Wrangell’s upper dam leaks. That in itself isn’t a new development or even dangerous. But there were signs it might be getting worse. So the city hired engineers to check it out.
“At this time we don’t feel we have a high level of threat for a breach of the dam,” says Amber Al-Haddad, the city’s Public Facilities Director.
She says the seepage wasn’t getting worse. And engineers cleared there were no signs of erosion or deterioration of the dam’s material.
But the city and state say there are definitely problems with the dam, which was built over timbers dating back to 1900.
“Because they’re so old, they had basically raised those dams on top of antique dams or defunct dams once a upon a time. And it’s the kind of thing you want to watch closely,” says Charlie Cobb, an engineer for Alaska’s Dam Safety Program. His department is familiar with Wrangell’s dams. And he says earthquakes pose the real risks.
“Right now we believe that they may not be stable under seismic conditions and that has cause for concern,” he says.
One of the dams is likely to breach during a 7.4 magnitude earthquake, according to a 2006 U.S. Army Corps of Engineers study. Which is big, but not unprecedented for Southeast Alaska.
Cobb says Wrangell’s levies are among the worst in the state. Upgrading the dams would be expensive. And there is federal assistance available. Congress enacted the Water Infrastructure Improvements for the Nation (WIIN) Act in 2016. The Department of Homeland Security has $15 million for high hazard dams in its 2019 budget.
But federal programs are for dams across the nation. And Cobb says that makes them competitive.
“It would be relatively difficult for Wrangell to compete with such small amounts of money,” says Cobb. “Because they’re relatively small dams and there’s a relatively small population at risk, compared to large high hazard dams in other locals that could have significant populations at risk.”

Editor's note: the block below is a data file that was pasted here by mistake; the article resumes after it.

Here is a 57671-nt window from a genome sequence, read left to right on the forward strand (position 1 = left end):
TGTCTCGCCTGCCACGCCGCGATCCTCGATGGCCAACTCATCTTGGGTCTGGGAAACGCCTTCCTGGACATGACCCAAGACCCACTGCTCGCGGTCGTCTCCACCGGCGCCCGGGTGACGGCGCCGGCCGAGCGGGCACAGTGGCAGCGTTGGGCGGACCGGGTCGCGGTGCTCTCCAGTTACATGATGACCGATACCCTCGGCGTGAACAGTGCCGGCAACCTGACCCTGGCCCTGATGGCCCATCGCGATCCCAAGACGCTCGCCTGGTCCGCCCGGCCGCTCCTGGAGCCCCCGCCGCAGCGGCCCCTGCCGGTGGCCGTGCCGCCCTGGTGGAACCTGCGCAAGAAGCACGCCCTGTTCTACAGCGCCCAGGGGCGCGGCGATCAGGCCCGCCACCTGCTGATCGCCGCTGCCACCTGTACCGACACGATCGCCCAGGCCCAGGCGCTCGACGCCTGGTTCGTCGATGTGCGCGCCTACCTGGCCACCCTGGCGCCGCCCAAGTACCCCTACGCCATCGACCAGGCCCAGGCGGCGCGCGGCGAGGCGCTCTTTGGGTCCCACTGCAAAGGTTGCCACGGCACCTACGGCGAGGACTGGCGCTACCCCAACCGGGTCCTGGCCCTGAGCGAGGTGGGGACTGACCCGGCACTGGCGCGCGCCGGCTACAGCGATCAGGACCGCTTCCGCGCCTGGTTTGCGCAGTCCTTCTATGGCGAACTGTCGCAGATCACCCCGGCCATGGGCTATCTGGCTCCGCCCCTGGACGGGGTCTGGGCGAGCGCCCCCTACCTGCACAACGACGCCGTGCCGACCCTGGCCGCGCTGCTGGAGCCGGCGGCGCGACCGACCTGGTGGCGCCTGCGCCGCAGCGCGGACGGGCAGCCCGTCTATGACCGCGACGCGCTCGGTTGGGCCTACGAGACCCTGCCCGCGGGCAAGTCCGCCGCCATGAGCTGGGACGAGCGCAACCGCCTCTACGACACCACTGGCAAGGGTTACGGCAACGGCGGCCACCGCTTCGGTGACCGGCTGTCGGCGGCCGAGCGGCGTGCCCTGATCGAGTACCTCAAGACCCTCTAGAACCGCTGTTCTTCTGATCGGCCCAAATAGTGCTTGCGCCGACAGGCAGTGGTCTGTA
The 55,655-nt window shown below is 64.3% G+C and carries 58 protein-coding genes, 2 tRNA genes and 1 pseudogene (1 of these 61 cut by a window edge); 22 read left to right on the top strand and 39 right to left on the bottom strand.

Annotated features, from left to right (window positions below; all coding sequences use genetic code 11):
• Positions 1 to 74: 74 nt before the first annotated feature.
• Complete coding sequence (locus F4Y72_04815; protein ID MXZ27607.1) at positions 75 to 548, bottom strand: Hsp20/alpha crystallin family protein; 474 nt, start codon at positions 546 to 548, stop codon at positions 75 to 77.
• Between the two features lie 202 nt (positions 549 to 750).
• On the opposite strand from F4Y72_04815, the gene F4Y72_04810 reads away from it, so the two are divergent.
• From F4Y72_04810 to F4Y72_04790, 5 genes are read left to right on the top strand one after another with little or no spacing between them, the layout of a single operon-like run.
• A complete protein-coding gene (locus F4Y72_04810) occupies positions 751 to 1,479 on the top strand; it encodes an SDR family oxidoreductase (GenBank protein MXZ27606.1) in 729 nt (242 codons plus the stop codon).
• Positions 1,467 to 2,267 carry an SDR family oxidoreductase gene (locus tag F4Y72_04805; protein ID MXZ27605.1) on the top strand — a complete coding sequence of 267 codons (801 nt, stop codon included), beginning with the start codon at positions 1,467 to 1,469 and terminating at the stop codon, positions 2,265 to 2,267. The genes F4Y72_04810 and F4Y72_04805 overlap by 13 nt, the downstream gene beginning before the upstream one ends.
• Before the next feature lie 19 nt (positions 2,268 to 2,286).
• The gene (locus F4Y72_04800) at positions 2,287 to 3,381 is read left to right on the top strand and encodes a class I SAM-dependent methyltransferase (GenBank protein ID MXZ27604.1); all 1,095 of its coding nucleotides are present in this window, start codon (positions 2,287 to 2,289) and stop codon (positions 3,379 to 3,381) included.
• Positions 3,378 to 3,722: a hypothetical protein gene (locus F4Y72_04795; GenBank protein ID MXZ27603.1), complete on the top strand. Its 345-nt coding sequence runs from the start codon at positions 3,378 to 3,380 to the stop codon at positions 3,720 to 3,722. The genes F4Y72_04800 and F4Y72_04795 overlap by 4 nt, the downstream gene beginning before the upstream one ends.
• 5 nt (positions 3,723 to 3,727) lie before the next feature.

That’s not to say there isn’t any risk to people and property. If one or both of the reservoir dams failed, it could hit City Park and flood homes including, one of the trailer parks. Together, the dams are holding back around 70 million gallons of the community’s drinking water.
Cobb said the feds put priority on disasters after they happen. There isn’t enough for preventative medicine.
“Oftentimes there will be money in emergency responses, but there has to be a natural disaster, or some of disaster before that money’s loosened up,” he says. “Unfortunately, they don’t provide money to prevent a disaster from happening to begin with. It’s a quirk of the system.”
The city knows this funding struggle. So for now, it’s updating its Emergency Action Plan for the dam system. It would outline what the city needs to do in case of catastrophic failure — and the flooding that would follow.
And federal funds? The city is applying. In the meantime, it’s doing a survey to figure out which areas would be hard hit if the unthinkable were to happen.